Suicide remains a major cause for concern among our veterans. Despite increased public awareness and government funding to address the issue, the suicide rate among veterans rose slightly in recent years, according to the Department of Veterans Affairs. The 2020 VA report shows that at least 6,435 veterans committed suicide in 2018. That translates to 17.6 veteran suicides a day — a slight increase from 2017 when the number was 17.5.
However, the latest VA data does not include any veteran suicide figures resulting from the ongoing coronavirus pandemic. Mental health experts have warned that the pandemic may be causing even bigger increases in the rates of mental distress and self-inflicted harm among veterans.
You have a way of helping veterans who are feeling hopeless and possibly contemplating suicide. Help prevent another life from being lost by simply donating your extra or unneeded vehicle to us at Veteran Car Donations. We’ll use your donation to support former service members in your community who are facing great difficulties in life, including those with mental health disorders.
We’ll have your vehicle auctioned off, with the proceeds distributed to our charity partners. These IRS-certified 501(c)(3) nonprofit organizations are dedicated to helping veterans who are homeless, jobless, and suffering from service-connected disabilities and illnesses, including mental health issues.
These nonprofits use the funding that we give them to provide their veteran beneficiaries with free quality health care, financial aid, housing assistance, employment opportunities, family support, educational scholarships, psychotherapy services, and many other benefits.
As our donor, expect to receive valuable rewards. We’ll send you by mail the 100% tax-deductible sales receipt of your vehicle within 30 days after it gets sold. This receipt will entitle you to receive the maximum tax deduction in the next tax season.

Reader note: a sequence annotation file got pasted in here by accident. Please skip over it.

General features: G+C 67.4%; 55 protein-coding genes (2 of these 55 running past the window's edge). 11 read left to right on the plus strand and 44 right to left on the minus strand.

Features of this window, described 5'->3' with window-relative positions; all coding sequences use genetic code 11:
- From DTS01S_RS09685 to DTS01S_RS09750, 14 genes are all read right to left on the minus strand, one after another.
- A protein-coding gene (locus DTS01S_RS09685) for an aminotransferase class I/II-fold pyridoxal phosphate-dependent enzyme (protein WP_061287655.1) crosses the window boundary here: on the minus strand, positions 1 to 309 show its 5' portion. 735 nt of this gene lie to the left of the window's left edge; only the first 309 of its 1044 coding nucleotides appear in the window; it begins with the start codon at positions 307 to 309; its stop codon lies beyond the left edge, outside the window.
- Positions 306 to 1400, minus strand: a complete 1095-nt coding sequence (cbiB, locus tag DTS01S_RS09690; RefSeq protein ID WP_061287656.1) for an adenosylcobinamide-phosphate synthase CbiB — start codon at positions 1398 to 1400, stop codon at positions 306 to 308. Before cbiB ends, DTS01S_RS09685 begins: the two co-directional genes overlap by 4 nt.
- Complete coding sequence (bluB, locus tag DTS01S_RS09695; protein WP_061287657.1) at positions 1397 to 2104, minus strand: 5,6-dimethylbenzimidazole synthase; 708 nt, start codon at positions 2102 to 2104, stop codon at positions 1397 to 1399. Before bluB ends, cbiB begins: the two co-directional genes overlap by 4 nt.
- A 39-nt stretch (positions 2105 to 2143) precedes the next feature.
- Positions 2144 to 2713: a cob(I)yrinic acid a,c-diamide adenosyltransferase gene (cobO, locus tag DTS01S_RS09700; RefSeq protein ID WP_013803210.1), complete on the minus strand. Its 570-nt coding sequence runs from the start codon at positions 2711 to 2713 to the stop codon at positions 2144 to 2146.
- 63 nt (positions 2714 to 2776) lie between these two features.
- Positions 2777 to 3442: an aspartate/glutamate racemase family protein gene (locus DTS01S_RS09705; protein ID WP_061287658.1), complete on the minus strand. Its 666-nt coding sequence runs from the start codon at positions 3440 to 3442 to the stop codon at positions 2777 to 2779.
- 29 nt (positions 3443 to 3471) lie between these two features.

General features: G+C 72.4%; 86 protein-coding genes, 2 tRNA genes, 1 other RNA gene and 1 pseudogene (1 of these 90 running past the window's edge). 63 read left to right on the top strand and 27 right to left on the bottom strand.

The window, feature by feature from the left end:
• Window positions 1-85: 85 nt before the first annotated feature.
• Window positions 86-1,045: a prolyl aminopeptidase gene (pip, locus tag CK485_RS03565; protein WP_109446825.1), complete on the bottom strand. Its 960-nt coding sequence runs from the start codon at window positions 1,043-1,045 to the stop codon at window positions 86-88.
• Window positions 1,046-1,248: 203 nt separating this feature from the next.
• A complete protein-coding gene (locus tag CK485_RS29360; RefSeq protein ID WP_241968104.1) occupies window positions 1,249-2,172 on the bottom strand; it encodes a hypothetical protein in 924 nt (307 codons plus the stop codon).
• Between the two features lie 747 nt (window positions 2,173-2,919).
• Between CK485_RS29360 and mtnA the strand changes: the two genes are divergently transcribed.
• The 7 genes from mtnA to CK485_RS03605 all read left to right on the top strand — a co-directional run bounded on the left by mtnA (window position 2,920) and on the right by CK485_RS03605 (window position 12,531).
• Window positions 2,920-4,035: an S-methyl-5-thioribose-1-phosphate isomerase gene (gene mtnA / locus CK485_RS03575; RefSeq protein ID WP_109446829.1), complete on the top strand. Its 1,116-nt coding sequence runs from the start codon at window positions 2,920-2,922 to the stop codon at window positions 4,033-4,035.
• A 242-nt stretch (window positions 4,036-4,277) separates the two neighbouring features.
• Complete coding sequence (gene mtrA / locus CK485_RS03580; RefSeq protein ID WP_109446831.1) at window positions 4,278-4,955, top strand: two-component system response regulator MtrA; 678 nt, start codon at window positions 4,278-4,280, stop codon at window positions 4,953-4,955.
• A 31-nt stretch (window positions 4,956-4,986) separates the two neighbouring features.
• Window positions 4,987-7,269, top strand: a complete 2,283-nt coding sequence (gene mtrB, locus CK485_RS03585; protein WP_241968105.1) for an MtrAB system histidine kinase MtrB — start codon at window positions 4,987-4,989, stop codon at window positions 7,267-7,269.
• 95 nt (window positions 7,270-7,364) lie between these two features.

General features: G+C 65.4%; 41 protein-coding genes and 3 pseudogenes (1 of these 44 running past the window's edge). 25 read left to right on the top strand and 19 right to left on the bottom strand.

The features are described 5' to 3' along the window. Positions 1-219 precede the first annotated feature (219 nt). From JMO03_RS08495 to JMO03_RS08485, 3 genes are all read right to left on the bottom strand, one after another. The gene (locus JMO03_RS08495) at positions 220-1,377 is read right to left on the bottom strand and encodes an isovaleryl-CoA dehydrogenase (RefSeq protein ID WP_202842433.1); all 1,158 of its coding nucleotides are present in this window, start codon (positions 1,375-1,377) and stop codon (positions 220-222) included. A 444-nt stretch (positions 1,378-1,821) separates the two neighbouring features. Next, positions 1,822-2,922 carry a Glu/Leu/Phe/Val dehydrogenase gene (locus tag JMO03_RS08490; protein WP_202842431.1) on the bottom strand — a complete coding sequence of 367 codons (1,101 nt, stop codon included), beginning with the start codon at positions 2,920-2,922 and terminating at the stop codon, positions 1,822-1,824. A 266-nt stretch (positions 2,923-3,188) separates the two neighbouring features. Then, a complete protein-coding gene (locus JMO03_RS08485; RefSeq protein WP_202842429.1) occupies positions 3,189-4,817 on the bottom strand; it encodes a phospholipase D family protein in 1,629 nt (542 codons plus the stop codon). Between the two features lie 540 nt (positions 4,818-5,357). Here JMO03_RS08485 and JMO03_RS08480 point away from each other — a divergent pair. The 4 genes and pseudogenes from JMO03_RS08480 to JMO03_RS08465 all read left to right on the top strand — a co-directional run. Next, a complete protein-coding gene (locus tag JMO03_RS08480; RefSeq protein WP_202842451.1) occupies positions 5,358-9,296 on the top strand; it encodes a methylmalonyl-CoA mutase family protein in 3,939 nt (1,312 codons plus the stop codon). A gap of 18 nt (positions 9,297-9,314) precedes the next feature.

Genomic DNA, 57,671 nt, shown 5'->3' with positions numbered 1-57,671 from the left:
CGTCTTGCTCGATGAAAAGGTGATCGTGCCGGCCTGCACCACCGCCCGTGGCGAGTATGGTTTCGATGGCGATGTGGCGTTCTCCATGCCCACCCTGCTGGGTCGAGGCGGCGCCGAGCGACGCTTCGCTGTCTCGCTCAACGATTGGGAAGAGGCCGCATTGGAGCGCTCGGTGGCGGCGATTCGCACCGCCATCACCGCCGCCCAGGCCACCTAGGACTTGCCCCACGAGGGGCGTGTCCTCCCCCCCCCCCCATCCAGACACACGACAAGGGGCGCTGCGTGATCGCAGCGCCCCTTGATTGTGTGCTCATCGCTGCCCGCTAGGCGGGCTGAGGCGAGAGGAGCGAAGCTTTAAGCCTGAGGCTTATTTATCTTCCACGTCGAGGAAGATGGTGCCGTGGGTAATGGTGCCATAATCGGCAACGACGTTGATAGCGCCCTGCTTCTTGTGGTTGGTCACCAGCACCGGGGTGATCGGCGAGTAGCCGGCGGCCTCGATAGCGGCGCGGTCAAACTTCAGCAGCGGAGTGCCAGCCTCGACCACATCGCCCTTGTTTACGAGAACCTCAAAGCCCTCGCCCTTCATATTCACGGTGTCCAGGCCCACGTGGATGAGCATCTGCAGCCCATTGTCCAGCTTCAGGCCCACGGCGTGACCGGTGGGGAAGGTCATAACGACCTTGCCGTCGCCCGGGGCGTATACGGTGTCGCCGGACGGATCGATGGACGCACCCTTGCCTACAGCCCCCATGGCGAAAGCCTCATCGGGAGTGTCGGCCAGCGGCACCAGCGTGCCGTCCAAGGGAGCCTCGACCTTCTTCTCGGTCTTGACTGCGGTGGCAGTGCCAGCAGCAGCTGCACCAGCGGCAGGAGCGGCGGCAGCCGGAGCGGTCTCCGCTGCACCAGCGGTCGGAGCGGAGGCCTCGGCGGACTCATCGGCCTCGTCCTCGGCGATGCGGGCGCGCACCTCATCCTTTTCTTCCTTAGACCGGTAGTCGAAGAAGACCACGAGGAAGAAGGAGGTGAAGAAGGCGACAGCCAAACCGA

We’ll also haul off your car for free at a date and place of your choice. There’s no place in the U.S. where we can’t reach you since we operate throughout the country.
On top of the material rewards you’ll get, your vehicle donation will give you that exquisite feeling of satisfaction, knowing that you’ll be helping uplift the lives of our nation’s suffering heroes.
We accept nearly all types of vehicles. We even take those that have dents, scratches, or defective parts. If you’re uncertain about your car’s qualification for our program, let us know your concerns here and we’ll tell you what we think.
For inquiries, you may give us a call at 877-594-5822. Feel free to visit our FAQs page to learn about our quick and easy donation process and other important details.
Help Build Better Lives for Our Veterans Today!
On World Suicide Prevention Day this September 10th, reach out to the veterans in your community who are grappling with serious challenges in life. Help provide them the opportunities and assistance they need to get back up again. You can easily do that with your vehicle donation. Call Veteran Car Donations at 877-594-5822 or fill out our online donation form now!